Motorail

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Not to be confused with Car shuttle train.
A MotoRail vehicle at the front of the Public Transport Commission's Gold Coast Motorail

A Motorail train or accompanied car train (ACT) is a passenger train on which passengers can take their car or automobile along with them on their journey. Passengers are carried in normal passenger carriages or in sleeping carriages on longer journeys, while the cars are loaded into autoracks, car-carriers, or flatcars that normally form part of the same train.

Motorail services are not the same as car shuttle trains or car-carrying train services. The latter usually operate over relatively short distances, on lines passing through a rail tunnel and connecting two places not easily accessible to each other by road. On car shuttle train services, unlike on motorail services, the occupants of the road vehicles being carried on the train usually stay with their vehicle throughout the rail journey.

Examples of Motorail services[edit]

Europe[edit]

In Europe, many motorail connections are running cross-border between different European countries. To be mentioned are trains between Austria—Germany, Austria—Italy, Germany—Italy, Czech Republic—Slovakia and Serbia—Montenegro. Some domestic services exist as well. Domestic motorail trains are running within Germany, Austria, Slovakia, Finland and France.

Almost all motorail services are offered in connection with overnight trains with sleeping cars.

Austria[edit]

Motorail, railway station Neu-Isenburg, Germany, 2011.
Motorail train lines between Germany, Austria, Italy and Turkey (2016-2017)

In Austria, roughly half of the night trains of the Österreichische Bundesbahnen (ÖBB) (called ÖBB nightjet) include car-carrier wagons.[1] Most of the car-carrier wagons are running on a daily basis all-year-round to car terminals located in Austria (Vienna, Graz, Villach, Feldkirch, Innsbruck) and Germany (Hamburg, Düsseldorf). In addition, ÖBB nightjets are serving two car terminals in Italy (Verona, Livorno) during three seasons (spring, summer, autumn). For the motorail services from Austria to Germany, ÖBB took over operations from DB AutoZug, a German motorail company which ceased operations.

Also seasonal is the Optima Express, a three-season service (spring, summer, autumn) between Villach in Austria and Edirne in Turkey with up to four trains each week in summer.

Germany[edit]

In Germany, DB Autozug offered motorail services for more than 70 years. DB Autozug ceased to operate in October 2016 as these trains were not considered to be profitable. [2][3]

Three new motorail operators stepped in in 2015 and 2016, taking over the now abandoned motorail services claiming a sufficient market for motorail services in Germany.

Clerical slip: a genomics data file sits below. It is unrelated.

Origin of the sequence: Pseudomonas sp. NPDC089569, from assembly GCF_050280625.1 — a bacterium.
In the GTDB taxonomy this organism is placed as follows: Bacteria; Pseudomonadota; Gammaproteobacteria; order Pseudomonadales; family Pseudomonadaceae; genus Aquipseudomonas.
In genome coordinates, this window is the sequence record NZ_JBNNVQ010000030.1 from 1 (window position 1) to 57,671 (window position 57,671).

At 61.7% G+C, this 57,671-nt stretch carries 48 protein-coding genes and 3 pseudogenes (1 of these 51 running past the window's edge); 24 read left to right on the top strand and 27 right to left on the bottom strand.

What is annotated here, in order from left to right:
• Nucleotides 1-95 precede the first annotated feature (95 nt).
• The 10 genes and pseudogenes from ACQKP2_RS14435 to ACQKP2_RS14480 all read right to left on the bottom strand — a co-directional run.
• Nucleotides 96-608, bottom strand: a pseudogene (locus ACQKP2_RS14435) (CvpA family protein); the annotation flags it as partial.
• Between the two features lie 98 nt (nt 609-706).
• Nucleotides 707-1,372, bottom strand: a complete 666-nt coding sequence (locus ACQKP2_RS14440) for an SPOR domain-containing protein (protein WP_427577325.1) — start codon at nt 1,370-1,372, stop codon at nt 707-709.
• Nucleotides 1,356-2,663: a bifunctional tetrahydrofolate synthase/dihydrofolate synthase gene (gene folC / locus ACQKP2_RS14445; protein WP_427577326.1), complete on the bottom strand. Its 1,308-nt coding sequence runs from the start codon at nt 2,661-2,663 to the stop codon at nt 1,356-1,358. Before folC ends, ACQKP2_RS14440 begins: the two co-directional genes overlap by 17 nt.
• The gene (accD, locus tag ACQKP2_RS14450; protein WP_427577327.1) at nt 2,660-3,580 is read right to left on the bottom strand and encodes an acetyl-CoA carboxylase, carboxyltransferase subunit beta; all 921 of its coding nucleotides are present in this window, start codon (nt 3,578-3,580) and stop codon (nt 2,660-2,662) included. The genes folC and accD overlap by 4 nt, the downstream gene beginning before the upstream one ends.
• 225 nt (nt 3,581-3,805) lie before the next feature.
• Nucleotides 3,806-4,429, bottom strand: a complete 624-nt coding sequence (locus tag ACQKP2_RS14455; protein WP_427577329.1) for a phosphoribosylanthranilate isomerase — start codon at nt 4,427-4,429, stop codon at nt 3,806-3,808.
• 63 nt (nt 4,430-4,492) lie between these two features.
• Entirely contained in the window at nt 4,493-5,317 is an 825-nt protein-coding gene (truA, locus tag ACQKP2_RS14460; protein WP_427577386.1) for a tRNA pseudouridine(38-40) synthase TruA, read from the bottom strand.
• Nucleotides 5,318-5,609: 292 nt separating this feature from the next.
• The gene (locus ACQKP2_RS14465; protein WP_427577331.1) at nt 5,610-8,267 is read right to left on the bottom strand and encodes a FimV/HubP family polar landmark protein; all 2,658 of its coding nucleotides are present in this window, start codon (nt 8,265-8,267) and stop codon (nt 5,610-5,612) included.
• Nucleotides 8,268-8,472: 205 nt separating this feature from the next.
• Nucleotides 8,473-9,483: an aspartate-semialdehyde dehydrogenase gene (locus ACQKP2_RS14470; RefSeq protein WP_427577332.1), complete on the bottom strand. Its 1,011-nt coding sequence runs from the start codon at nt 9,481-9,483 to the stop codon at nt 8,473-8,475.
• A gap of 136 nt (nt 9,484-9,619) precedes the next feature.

Austrian railway ÖBB took over most motorail services from DB Autozug. ÖBB now (December 2016) offers daily or almost daily motorail connections (under the brand name ÖBB nightjet) running from Germany to Austria. These are a daily operated EuroNight overnight motorail trains from Vienna to Hamburg and also from Vienna to Düsseldorf. In addition, similar services are offered from Hamburg to Innsbruck and Düsseldorf to Innsbruck since December 2016 as a replacement for the former Düsseldorf to Innsbruck service being withdrawn by DB AutoZug in December 2014.

Another motorail service abandoned by DB Autozug was taken over by Bahntouristikexpress (BTE), a german rail tourism company, which is affiliated with the US-based Railroad Development Corporation (RDC). BTE took over the DB Autozug connection between Hamburg and Lörrach, offering all-year-round motorail services 1-3 times a week.

And finally, the German company Müller-Touristik is offering - under the brand name Euro-Express - three-seasonal (spring, summer, autumn) motorail trains between Düsseldorf and Verona, accompanied by summer-only motorail services between Düsseldorf and Livorno. Both destinations in Italy. The Euro-Express is operating on behalf of the Dutch travel agency Treinreiswinkel. Treinreiswinkel, by travelling from Düsseldorf, compensates for the loss of motorail services from the Netherlands to Italy, formerly starting from 's-Hertogenbosch (Den Bosch).[4]

Italy[edit]

In Italy, Trenitalia operated national Motorail services, advertised as “Auto e moto al seguito”. As of 12 December 2011, all of these services have been withdrawn.[5] After the withdrawal of motorail services by state-owned Trenitalia the private-owned railway company Arenaways started overnight motorail trains running from Torino in the north of Italy to Reggio Calabria and Bari in the south. Talgo train coaches from RENFE group in Spain were used for the services.[6] After the bankrupty of Arenaways due to massively manipulated rules by state-owned Trenitalia to exclude the competitor from the market, all services were withdrawn.[7]